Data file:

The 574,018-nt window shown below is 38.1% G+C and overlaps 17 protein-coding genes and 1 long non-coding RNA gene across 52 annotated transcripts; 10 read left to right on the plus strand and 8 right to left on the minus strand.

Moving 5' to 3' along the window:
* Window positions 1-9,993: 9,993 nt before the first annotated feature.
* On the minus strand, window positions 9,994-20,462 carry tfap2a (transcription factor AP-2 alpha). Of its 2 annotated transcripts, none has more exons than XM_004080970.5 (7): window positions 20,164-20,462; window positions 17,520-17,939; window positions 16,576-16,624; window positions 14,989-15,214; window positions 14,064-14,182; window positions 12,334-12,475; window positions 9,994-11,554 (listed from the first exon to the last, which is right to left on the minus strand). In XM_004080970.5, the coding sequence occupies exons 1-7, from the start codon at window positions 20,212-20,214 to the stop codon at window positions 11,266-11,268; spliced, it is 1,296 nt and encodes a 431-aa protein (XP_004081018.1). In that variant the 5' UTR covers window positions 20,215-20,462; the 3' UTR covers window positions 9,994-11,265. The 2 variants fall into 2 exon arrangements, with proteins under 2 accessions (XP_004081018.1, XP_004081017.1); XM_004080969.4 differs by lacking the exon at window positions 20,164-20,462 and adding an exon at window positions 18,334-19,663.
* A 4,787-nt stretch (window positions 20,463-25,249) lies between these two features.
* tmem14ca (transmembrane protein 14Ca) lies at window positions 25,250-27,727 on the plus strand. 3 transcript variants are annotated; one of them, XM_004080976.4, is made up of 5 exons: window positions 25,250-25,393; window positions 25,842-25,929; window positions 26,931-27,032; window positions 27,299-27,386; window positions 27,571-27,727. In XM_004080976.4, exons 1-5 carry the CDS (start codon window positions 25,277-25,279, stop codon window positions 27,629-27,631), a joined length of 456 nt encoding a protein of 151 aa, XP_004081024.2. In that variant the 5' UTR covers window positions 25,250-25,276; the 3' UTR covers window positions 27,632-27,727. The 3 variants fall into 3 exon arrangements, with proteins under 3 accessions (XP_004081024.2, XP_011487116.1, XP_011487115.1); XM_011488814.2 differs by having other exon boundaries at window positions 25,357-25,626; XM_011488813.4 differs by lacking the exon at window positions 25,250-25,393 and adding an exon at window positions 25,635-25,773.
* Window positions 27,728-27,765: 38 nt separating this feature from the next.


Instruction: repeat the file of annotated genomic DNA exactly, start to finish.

The 574,018-nt window shown below is 38.1% G+C and overlaps 17 protein-coding genes and 1 long non-coding RNA gene across 52 annotated transcripts; 10 read left to right on the plus strand and 8 right to left on the minus strand.

Moving 5' to 3' along the window:
* Window positions 1-9,993: 9,993 nt before the first annotated feature.
* On the minus strand, window positions 9,994-20,462 carry tfap2a (transcription factor AP-2 alpha). Of its 2 annotated transcripts, none has more exons than XM_004080970.5 (7): window positions 20,164-20,462; window positions 17,520-17,939; window positions 16,576-16,624; window positions 14,989-15,214; window positions 14,064-14,182; window positions 12,334-12,475; window positions 9,994-11,554 (listed from the first exon to the last, which is right to left on the minus strand). In XM_004080970.5, the coding sequence occupies exons 1-7, from the start codon at window positions 20,212-20,214 to the stop codon at window positions 11,266-11,268; spliced, it is 1,296 nt and encodes a 431-aa protein (XP_004081018.1). In that variant the 5' UTR covers window positions 20,215-20,462; the 3' UTR covers window positions 9,994-11,265. The 2 variants fall into 2 exon arrangements, with proteins under 2 accessions (XP_004081018.1, XP_004081017.1); XM_004080969.4 differs by lacking the exon at window positions 20,164-20,462 and adding an exon at window positions 18,334-19,663.
* A 4,787-nt stretch (window positions 20,463-25,249) lies between these two features.
* tmem14ca (transmembrane protein 14Ca) lies at window positions 25,250-27,727 on the plus strand. 3 transcript variants are annotated; one of them, XM_004080976.4, is made up of 5 exons: window positions 25,250-25,393; window positions 25,842-25,929; window positions 26,931-27,032; window positions 27,299-27,386; window positions 27,571-27,727. In XM_004080976.4, exons 1-5 carry the CDS (start codon window positions 25,277-25,279, stop codon window positions 27,629-27,631), a joined length of 456 nt encoding a protein of 151 aa, XP_004081024.2. In that variant the 5' UTR covers window positions 25,250-25,276; the 3' UTR covers window positions 27,632-27,727. The 3 variants fall into 3 exon arrangements, with proteins under 3 accessions (XP_004081024.2, XP_011487116.1, XP_011487115.1); XM_011488814.2 differs by having other exon boundaries at window positions 25,357-25,626; XM_011488813.4 differs by lacking the exon at window positions 25,250-25,393 and adding an exon at window positions 25,635-25,773.
* Window positions 27,728-27,765: 38 nt separating this feature from the next.